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CSO Journalist

Fake Telstra and EnergyAustralia email bills spread banking trojans

Oct 19, 20173 mins
Access ControlBackup and RecoveryBusiness Continuity

Don’t click “View my bill”

Cybercrooks are once again sending spam with fake Telstra and EnergyAustralia email bills to infect Australian PCs with nasty trojans that steal online banking credentials.

Researchers at security firm Trustwave detected an uptick in mid-September of fake Energy Australia with links that install a variant of the infamous banking trojan Gozi. Clicking on the “View my Bill” button in the email leads victims to a page that downloads a ZIP-archived file labeled “EnergyAustralia Electricity” that supposedly contains a real bill.

If the ZIP file is extracted it downloads a JavaScript file, which downloads an executable file that installs the Gozi credential stealer and a real looking bill in PDF format, which is designed to distract the victim while the malware installs in the background.

The malware monitors browser activity, and can download other components for keylogging, taking screen shots, stealing email, and download other malware.

Fake bills have plagued well-known brands for some time and likely won’t disappear any time soon. EnergyAustralia in June warned customers to be alert for fake bills with the subject header “Bill Payment Status: UNPAID”. The attackers set up page that mimicked the firm’s MyAccount portal to capture user passwords.

Scammers were also using bogus Origin Energy bills to trick recipients into installing the Gozi trojan, according to CommBank’s Q3 2017 security report. It notes that fake EnergyAustralia bills carrying links to Gozi were being spread between June and September. Other brands abused for spreading malware included Telstra and AGL.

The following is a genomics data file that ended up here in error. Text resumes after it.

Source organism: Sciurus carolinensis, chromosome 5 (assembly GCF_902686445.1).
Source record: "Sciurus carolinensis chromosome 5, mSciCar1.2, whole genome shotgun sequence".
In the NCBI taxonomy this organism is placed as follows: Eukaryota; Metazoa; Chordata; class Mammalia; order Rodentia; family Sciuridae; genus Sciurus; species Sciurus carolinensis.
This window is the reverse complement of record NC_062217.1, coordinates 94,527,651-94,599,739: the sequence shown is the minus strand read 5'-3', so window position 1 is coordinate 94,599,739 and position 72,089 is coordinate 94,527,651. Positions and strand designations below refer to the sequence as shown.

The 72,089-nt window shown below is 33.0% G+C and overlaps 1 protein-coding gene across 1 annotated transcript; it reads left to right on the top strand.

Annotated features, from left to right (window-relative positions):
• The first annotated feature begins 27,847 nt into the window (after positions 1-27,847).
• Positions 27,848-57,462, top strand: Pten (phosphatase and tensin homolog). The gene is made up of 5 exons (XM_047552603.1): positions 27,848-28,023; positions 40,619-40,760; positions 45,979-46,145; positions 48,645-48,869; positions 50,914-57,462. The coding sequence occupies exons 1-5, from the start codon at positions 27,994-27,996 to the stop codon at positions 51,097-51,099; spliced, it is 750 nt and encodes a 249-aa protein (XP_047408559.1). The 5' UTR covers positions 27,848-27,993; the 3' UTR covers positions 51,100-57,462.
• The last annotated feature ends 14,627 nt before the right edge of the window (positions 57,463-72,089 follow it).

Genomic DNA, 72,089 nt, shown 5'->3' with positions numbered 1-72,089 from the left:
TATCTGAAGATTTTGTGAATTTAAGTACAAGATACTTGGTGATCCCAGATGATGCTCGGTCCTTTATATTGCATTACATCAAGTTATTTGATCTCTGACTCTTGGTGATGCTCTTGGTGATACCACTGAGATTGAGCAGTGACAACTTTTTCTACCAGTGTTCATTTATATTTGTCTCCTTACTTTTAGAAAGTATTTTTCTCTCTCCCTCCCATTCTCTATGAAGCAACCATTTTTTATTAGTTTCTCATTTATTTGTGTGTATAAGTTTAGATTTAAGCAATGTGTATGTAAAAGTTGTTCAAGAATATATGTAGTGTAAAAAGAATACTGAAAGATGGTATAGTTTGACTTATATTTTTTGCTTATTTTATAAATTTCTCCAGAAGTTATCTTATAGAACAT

The batch of fake EnergyAustralia bills that Trustwave detected was sent from the domain “energybrandlab[dot]com”, which was registered on 17 September. The name makes the From field in the email seem more legit. The scammers use Microsoft SharePoint links embedded in the “View Bill” button in the emails to lead victims to the malware.

One day after the look-a-like EnergyAustralia domain was registered TrustWave saw a rise in phishing messages with spoofed bills.

TrustWave also caught a fake Telstra bill on 27 September that used similar techniques as the fake EnergyAustralia bills, but from the domain “” with “telstra” tacked on to the front.

If recipients click on the “View Bill” button in the fake Telstra, the JavaScript downloader downloads another banking trojan known as Emotet and an actual PDF of the fake Telstra bill. Emotet is capable of stealing credentials as well as sending out spam and phishing email from infected machines.

Different fake Telstra bill scams were being used to spread the TrickBot credential stealing trojan and Gozi, according toCommBank, which notes that fake bills also cost the abused brands since it negatively impacts email marketing.

CSO Journalist

Liam Tung is a seasoned tech reporter who's been covering cybersecurity, privacy, business, and legal issues that shape the tech industry in the US, Europe and Australia. Over the past decade, his work has frequently been distributed on influential tech news aggregator sites including Techmeme, Reddit, and Hacker News, the news-sharing site run by Silicon Valley accelerator, Y Combinator. Liam has worked with IDG Australia's since 2011 and today remains one of its key contributors, offering news and insights into the latest ransomware threats from cybercriminals and government surveillance, as well as new initiatives from government cybersecurity agencies and global tech giants, including Google, Microsoft, Amazon, Facebook, Oracle and the many companies and organizations that specialize in cybersecurity. He's always on the lookout for the latest information about vulnerabilities and cyberattacks that could compromise the integrity of your data.

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